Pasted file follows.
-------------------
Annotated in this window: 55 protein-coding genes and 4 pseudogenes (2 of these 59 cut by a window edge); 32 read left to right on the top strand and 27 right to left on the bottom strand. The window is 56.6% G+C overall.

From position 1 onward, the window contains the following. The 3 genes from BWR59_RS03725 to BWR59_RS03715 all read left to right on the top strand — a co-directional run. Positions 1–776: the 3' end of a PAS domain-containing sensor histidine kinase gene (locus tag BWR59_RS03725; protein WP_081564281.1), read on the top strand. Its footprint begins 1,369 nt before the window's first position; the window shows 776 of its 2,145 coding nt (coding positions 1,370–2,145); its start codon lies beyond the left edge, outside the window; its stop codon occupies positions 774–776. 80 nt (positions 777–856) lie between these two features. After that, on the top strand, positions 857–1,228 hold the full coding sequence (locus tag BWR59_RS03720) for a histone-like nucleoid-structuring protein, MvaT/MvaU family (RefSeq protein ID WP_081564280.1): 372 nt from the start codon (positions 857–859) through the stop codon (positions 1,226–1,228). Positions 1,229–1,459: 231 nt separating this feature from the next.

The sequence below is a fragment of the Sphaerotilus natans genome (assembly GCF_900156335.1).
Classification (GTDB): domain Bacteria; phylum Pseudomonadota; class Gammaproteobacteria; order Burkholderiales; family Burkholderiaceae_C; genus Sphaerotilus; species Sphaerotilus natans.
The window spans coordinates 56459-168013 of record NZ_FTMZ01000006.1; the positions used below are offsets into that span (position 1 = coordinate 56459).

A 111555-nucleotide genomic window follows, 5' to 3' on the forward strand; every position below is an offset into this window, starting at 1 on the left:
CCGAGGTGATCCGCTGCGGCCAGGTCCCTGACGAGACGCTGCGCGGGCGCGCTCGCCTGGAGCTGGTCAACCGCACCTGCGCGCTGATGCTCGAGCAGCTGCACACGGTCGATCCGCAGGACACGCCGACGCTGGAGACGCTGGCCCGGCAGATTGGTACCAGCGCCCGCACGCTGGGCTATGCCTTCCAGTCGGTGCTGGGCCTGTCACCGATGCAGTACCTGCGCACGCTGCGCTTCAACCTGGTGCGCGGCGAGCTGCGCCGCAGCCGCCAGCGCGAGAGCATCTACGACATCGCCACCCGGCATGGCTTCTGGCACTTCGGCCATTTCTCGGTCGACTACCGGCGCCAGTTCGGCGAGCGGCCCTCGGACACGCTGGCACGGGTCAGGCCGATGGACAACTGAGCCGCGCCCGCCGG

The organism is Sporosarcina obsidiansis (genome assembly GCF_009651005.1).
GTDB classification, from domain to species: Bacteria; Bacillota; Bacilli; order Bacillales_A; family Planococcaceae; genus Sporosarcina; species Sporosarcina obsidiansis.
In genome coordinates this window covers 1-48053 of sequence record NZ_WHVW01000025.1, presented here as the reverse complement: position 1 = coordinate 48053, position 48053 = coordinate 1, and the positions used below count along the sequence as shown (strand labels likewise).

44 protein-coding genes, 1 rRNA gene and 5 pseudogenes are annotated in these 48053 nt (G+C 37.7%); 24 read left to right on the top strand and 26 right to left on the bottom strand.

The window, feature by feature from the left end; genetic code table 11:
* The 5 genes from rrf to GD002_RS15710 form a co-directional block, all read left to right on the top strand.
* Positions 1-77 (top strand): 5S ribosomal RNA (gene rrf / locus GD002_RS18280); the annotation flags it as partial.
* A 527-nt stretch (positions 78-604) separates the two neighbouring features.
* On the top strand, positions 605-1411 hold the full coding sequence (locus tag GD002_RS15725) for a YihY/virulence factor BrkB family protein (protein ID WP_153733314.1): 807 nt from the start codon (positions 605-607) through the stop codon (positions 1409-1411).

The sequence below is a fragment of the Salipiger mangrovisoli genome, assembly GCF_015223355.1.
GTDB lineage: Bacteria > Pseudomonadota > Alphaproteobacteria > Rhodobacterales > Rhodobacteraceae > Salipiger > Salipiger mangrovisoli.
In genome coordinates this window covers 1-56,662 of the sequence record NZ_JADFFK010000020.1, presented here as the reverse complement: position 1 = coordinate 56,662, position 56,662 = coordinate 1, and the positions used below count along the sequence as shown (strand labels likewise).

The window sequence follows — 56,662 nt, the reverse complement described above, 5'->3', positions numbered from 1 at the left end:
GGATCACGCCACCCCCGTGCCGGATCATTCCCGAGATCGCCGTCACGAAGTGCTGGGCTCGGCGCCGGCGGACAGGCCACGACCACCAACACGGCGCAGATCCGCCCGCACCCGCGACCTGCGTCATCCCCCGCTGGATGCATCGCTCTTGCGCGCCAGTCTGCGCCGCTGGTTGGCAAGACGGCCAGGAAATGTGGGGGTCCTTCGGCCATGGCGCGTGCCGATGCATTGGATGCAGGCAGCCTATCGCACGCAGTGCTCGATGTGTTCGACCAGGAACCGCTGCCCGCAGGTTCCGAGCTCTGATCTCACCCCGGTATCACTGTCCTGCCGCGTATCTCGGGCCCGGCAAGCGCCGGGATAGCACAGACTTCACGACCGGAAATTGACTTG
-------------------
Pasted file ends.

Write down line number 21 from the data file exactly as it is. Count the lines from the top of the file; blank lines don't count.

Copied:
GGATCACGCCACCCCCGTGCCGGATCATTCCCGAGATCGCCGTCACGAAGTGCTGGGCTCGGCGCCGGCGGACAGGCCACGACCACCAACACGGCGCAGATCCGCCCGCACCCGCGACCTGCGTCATCCCCCGCTGGATGCATCGCTCTTGCGCGCCAGTCTGCGCCGCTGGTTGGCAAGACGGCCAGGAAATGTGGGGGTCCTTCGGCCATGGCGCGTGCCGATGCATTGGATGCAGGCAGCCTATCGCACGCAGTGCTCGATGTGTTCGACCAGGAACCGCTGCCCGCAGGTTCCGAGCTCTGATCTCACCCCGGTATCACTGTCCTGCCGCGTATCTCGGGCCCGGCAAGCGCCGGGATAGCACAGACTTCACGACCGGAAATTGACTTG